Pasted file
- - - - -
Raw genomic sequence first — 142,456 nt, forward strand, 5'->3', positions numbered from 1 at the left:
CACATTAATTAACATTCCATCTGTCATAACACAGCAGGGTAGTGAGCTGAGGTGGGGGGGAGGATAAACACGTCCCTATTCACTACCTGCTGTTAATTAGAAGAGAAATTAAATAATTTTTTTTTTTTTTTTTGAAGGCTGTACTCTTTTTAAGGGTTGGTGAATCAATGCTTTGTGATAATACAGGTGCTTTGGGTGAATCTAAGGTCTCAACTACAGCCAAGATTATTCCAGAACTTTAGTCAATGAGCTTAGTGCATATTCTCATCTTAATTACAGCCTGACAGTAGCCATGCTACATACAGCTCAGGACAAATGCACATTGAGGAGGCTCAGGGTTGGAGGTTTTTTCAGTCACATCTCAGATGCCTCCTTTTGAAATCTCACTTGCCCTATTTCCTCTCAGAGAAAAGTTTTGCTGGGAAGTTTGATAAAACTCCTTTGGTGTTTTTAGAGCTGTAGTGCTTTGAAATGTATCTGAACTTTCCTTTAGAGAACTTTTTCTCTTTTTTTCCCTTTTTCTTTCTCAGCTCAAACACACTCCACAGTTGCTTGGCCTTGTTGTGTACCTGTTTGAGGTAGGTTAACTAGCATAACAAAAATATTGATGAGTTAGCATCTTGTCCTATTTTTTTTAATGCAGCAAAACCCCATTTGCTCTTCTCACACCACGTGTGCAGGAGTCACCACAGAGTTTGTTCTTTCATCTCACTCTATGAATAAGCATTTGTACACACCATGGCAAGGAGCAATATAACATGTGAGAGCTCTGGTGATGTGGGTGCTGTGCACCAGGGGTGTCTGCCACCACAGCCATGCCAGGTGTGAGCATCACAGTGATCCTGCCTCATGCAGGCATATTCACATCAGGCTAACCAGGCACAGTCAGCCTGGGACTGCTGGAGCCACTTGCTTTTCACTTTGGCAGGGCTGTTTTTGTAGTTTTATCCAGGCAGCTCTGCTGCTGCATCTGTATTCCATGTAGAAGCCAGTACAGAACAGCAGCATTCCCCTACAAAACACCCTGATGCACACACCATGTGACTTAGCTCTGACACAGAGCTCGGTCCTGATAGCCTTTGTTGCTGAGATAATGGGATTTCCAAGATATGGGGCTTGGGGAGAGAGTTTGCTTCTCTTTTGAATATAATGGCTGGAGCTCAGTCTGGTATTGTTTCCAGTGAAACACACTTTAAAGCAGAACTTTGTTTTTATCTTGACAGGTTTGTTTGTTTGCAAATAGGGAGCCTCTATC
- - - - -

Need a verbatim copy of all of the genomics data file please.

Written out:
Raw genomic sequence first — 142,456 nt, forward strand, 5'->3', positions numbered from 1 at the left:
CACATTAATTAACATTCCATCTGTCATAACACAGCAGGGTAGTGAGCTGAGGTGGGGGGGAGGATAAACACGTCCCTATTCACTACCTGCTGTTAATTAGAAGAGAAATTAAATAATTTTTTTTTTTTTTTTTGAAGGCTGTACTCTTTTTAAGGGTTGGTGAATCAATGCTTTGTGATAATACAGGTGCTTTGGGTGAATCTAAGGTCTCAACTACAGCCAAGATTATTCCAGAACTTTAGTCAATGAGCTTAGTGCATATTCTCATCTTAATTACAGCCTGACAGTAGCCATGCTACATACAGCTCAGGACAAATGCACATTGAGGAGGCTCAGGGTTGGAGGTTTTTTCAGTCACATCTCAGATGCCTCCTTTTGAAATCTCACTTGCCCTATTTCCTCTCAGAGAAAAGTTTTGCTGGGAAGTTTGATAAAACTCCTTTGGTGTTTTTAGAGCTGTAGTGCTTTGAAATGTATCTGAACTTTCCTTTAGAGAACTTTTTCTCTTTTTTTCCCTTTTTCTTTCTCAGCTCAAACACACTCCACAGTTGCTTGGCCTTGTTGTGTACCTGTTTGAGGTAGGTTAACTAGCATAACAAAAATATTGATGAGTTAGCATCTTGTCCTATTTTTTTTAATGCAGCAAAACCCCATTTGCTCTTCTCACACCACGTGTGCAGGAGTCACCACAGAGTTTGTTCTTTCATCTCACTCTATGAATAAGCATTTGTACACACCATGGCAAGGAGCAATATAACATGTGAGAGCTCTGGTGATGTGGGTGCTGTGCACCAGGGGTGTCTGCCACCACAGCCATGCCAGGTGTGAGCATCACAGTGATCCTGCCTCATGCAGGCATATTCACATCAGGCTAACCAGGCACAGTCAGCCTGGGACTGCTGGAGCCACTTGCTTTTCACTTTGGCAGGGCTGTTTTTGTAGTTTTATCCAGGCAGCTCTGCTGCTGCATCTGTATTCCATGTAGAAGCCAGTACAGAACAGCAGCATTCCCCTACAAAACACCCTGATGCACACACCATGTGACTTAGCTCTGACACAGAGCTCGGTCCTGATAGCCTTTGTTGCTGAGATAATGGGATTTCCAAGATATGGGGCTTGGGGAGAGAGTTTGCTTCTCTTTTGAATATAATGGCTGGAGCTCAGTCTGGTATTGTTTCCAGTGAAACACACTTTAAAGCAGAACTTTGTTTTTATCTTGACAGGTTTGTTTGTTTGCAAATAGGGAGCCTCTATC